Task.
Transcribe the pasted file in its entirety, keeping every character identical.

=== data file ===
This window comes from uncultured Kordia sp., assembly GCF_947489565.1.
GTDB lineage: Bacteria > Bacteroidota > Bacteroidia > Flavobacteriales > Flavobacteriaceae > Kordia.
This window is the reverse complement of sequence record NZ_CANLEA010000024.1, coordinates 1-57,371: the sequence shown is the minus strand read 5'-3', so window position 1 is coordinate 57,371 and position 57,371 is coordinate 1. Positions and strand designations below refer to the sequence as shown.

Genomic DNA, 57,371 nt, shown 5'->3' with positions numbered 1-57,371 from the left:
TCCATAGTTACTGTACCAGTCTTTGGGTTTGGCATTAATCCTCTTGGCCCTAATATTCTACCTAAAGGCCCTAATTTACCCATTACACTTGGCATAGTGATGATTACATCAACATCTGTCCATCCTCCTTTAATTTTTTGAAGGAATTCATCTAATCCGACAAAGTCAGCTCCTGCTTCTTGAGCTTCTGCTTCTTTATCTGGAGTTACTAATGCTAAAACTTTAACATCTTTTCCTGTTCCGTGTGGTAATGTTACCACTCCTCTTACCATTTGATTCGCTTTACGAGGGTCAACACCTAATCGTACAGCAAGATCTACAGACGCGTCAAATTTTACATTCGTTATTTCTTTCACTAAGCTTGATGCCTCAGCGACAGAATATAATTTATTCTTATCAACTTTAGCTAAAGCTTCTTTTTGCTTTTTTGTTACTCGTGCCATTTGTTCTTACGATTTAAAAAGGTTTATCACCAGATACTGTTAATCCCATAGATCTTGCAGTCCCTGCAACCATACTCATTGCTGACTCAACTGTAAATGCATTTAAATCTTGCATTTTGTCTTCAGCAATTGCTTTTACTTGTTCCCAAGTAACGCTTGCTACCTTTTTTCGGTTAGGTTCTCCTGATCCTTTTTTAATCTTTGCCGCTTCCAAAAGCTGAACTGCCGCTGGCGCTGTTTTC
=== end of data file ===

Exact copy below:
This window comes from uncultured Kordia sp., assembly GCF_947489565.1.
GTDB lineage: Bacteria > Bacteroidota > Bacteroidia > Flavobacteriales > Flavobacteriaceae > Kordia.
This window is the reverse complement of sequence record NZ_CANLEA010000024.1, coordinates 1-57,371: the sequence shown is the minus strand read 5'-3', so window position 1 is coordinate 57,371 and position 57,371 is coordinate 1. Positions and strand designations below refer to the sequence as shown.

Genomic DNA, 57,371 nt, shown 5'->3' with positions numbered 1-57,371 from the left:
TCCATAGTTACTGTACCAGTCTTTGGGTTTGGCATTAATCCTCTTGGCCCTAATATTCTACCTAAAGGCCCTAATTTACCCATTACACTTGGCATAGTGATGATTACATCAACATCTGTCCATCCTCCTTTAATTTTTTGAAGGAATTCATCTAATCCGACAAAGTCAGCTCCTGCTTCTTGAGCTTCTGCTTCTTTATCTGGAGTTACTAATGCTAAAACTTTAACATCTTTTCCTGTTCCGTGTGGTAATGTTACCACTCCTCTTACCATTTGATTCGCTTTACGAGGGTCAACACCTAATCGTACAGCAAGATCTACAGACGCGTCAAATTTTACATTCGTTATTTCTTTCACTAAGCTTGATGCCTCAGCGACAGAATATAATTTATTCTTATCAACTTTAGCTAAAGCTTCTTTTTGCTTTTTTGTTACTCGTGCCATTTGTTCTTACGATTTAAAAAGGTTTATCACCAGATACTGTTAATCCCATAGATCTTGCAGTCCCTGCAACCATACTCATTGCTGACTCAACTGTAAATGCATTTAAATCTTGCATTTTGTCTTCAGCAATTGCTTTTACTTGTTCCCAAGTAACGCTTGCTACCTTTTTTCGGTTAGGTTCTCCTGATCCTTTTTTAATCTTTGCCGCTTCCAAAAGCTGAACTGCCGCTGGCGCTGTTTTC